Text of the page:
Wiring the brain

April 13, 2012
Brain. Image provided by Petra Vertes

(Medical Xpress) -- Researchers at the University of Cambridge have developed a simple mathematical model of the brain which provides a remarkably complete statistical account of the complex web of connections between various brain regions.  Their findings have been published this week in the journal Proceedings of the National Academy of Sciences (PNAS).

The shares a similar pattern of connections with other complex networks such as social networks and the world wide web.  However, until now, it was not known what rules were involved in the formation of the human brain network.

The scientists, from the Behavioral and Clinical Neuroscience Institute in the Department of Psychiatry, and the National Institute of Mental Health in the US, discovered that the network can be modeled as a result of just two different competing factors:  a distance penalty based on the cost of maintaining long-range connections between various brain regions and a second term modeling the preference for links between regions sharing similar input.

Professor Ed Bullmore, lead author on the paper, explains the dynamic between the parameters they identified: “There is a huge amount of evidence that the wiring of brain networks tends to minimize connection costs. Less costly, short-distance connections are much more numerous than more costly, long-distance connections. So our realistically includes a distance penalty on long-distance connections, which will tend to keep connection costs low.

“However, we found that cost control alone was not enough to reproduce a wide range of network properties. To do that, we had to model an economical trade-off between cost control and another term which favoured new, direct connections between regions that shared similar input or were otherwise already indirectly linked.”

The model not only increases our understanding of healthy brains, but the researchers believe it could also provide unique insight into disorders such as schizophrenia.

Dr. Petra Vertes, one of the authors of the paper, said: “Our model hints at possible mechanisms behind schizophrenia, which will be interesting to investigate further.  We have been able to model the disease by tuning the parameters to allow a greater probability of connection between distant .  This result echoes some prior neuroimaging results which suggest that brain networks in schizophrenia may be associated with an abnormal trade-off between connection costs and other topological properties of .”

Explore further: Neuro-tweets: #hashtagging the brain (w/ video)

Related Stories

Neuro-tweets: #hashtagging the brain (w/ video)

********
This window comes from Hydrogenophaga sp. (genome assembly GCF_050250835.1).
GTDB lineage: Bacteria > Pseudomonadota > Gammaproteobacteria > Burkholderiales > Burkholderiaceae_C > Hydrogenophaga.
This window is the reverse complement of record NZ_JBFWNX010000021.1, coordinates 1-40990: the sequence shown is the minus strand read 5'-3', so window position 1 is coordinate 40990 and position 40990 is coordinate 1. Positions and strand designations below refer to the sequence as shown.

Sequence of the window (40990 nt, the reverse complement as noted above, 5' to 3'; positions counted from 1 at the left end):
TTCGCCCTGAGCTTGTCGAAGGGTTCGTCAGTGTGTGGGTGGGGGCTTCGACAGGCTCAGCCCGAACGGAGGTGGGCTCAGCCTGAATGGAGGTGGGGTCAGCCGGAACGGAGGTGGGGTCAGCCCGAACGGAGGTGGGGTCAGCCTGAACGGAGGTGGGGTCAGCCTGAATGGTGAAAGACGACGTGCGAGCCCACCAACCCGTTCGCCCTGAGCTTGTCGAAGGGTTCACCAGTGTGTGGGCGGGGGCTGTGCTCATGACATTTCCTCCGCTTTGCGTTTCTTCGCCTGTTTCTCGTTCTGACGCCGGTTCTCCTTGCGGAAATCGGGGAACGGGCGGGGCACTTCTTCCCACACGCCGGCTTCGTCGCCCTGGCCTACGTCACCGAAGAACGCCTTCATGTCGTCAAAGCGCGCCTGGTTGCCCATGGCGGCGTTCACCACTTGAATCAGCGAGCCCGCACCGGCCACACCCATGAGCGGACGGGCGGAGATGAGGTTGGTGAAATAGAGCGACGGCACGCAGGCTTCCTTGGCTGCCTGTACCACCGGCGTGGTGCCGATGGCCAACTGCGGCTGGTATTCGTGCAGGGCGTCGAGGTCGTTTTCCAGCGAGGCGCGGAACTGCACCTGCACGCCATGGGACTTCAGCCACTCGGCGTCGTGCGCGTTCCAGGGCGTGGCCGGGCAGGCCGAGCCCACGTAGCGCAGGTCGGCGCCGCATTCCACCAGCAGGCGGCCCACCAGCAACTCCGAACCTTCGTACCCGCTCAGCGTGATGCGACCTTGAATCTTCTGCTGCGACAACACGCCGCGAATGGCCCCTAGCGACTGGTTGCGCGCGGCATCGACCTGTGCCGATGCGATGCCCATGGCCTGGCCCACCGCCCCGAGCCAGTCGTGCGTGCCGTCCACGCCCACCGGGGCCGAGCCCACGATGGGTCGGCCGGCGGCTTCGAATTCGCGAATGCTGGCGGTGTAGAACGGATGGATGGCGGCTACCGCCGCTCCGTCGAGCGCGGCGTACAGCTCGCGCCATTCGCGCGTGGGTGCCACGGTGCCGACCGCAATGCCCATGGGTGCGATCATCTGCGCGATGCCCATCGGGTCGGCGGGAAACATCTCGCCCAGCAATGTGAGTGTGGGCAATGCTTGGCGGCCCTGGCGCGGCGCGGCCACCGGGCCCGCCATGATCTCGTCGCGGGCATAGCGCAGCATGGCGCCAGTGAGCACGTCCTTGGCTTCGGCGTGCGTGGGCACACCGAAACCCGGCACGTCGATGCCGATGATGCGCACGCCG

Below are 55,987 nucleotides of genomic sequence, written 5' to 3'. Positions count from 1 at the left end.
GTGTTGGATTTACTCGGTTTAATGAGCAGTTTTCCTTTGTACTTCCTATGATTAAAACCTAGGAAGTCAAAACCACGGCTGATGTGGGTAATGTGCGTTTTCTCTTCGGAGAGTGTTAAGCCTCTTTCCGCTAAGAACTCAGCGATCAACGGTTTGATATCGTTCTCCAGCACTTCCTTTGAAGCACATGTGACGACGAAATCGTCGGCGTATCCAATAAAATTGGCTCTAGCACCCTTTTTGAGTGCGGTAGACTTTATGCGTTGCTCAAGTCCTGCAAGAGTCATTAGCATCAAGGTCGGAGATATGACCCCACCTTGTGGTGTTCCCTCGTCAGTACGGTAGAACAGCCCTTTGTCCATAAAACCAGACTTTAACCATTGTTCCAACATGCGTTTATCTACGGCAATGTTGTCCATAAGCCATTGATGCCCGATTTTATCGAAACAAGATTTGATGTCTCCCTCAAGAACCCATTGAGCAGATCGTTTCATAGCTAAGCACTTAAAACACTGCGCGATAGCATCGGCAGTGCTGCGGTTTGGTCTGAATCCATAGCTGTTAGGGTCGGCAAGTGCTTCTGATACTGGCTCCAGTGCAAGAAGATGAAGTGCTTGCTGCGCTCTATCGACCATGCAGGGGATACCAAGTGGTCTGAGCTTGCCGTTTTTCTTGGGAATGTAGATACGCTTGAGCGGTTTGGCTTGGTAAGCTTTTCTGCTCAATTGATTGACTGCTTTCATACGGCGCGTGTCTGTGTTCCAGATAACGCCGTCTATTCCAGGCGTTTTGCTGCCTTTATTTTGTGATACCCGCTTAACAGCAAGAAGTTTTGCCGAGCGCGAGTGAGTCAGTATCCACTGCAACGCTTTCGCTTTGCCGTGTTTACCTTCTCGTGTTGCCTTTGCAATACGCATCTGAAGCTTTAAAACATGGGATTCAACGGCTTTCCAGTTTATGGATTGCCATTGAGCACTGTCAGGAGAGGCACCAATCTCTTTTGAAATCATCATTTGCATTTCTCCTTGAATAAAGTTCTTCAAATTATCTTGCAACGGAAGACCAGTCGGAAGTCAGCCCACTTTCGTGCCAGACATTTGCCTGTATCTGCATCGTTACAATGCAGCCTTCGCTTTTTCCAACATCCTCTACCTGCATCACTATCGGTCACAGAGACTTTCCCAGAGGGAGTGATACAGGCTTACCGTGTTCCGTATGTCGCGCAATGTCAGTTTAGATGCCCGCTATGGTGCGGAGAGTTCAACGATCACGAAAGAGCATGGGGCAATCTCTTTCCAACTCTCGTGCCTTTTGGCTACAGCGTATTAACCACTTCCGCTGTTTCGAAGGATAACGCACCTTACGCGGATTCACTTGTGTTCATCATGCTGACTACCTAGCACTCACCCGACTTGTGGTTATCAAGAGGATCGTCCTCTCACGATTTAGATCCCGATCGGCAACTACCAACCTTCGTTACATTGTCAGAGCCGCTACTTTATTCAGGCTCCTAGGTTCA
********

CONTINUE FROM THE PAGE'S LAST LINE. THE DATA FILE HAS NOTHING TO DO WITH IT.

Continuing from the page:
May 9, 2011
(Medical Xpress) -- We like to think the human brain is special, something different from other brains and information processing systems, but a Cambridge professor set out to test that assumption – by conducting a live ...

New target for Alzheimer's drugs

February 9, 2012
(Medical Xpress) -- Biomedical scientists at the University of California, Riverside have identified a new link between a protein called beta-arrestin and short-term memory that could open new doors for the therapeutic treatment ...

Scientists can now 'see' how different parts of our brain communicate

September 21, 2011
A new technique which lets scientists 'see' our brain waves at work could revolutionise our understanding of the human body’s most complex organ and help transform the lives of people suffering from schizophrenia and ...

Recommended for you

Now you like it, now you don't: Brain stimulation can change how much we enjoy and value music

November 20, 2017
Enjoyment of music is considered a subjective experience; what one person finds gratifying, another may find irritating. Music theorists have long emphasized that although musical taste is relative, our enjoyment of music, ...

Deletion of a stem cell factor promotes TBI recovery in mice

November 20, 2017
UT Southwestern molecular biologists today report the unexpected finding that selectively deleting a stem cell transcription factor in adult mice promotes recovery after traumatic brain injury (TBI).

MRI uncovers brain abnormalities in people with depression and anxiety

November 20, 2017
Researchers using MRI have discovered a common pattern of structural abnormalities in the brains of people with depression and social anxiety, according to a study presented being next week at the annual meeting of the Radiological ...

Brain cell advance brings hope for Creutzfeldt-Jakob disease

November 20, 2017
Scientists have developed a new system to study Creutzfeldt-Jakob disease in the laboratory, paving the way for research to find treatments for the fatal brain disorder.

Neuroscience research provides evidence the brain is strobing, not constant

November 17, 2017
It's not just our eyes that play tricks on us, but our ears. That's the finding of a landmark Australian-Italian collaboration that provides new evidence that oscillations, or 'strobes', are a general feature of human perception.

Brain activity buffers against worsening anxiety

November 17, 2017
Boosting activity in brain areas related to thinking and problem-solving may also buffer against worsening anxiety, suggests a new study by Duke University researchers.

0 comments

Please sign in to add a comment. Registration is free, and takes less than a minute. Read more

Click here to reset your password.
Sign in to get notified via email when new comments are made.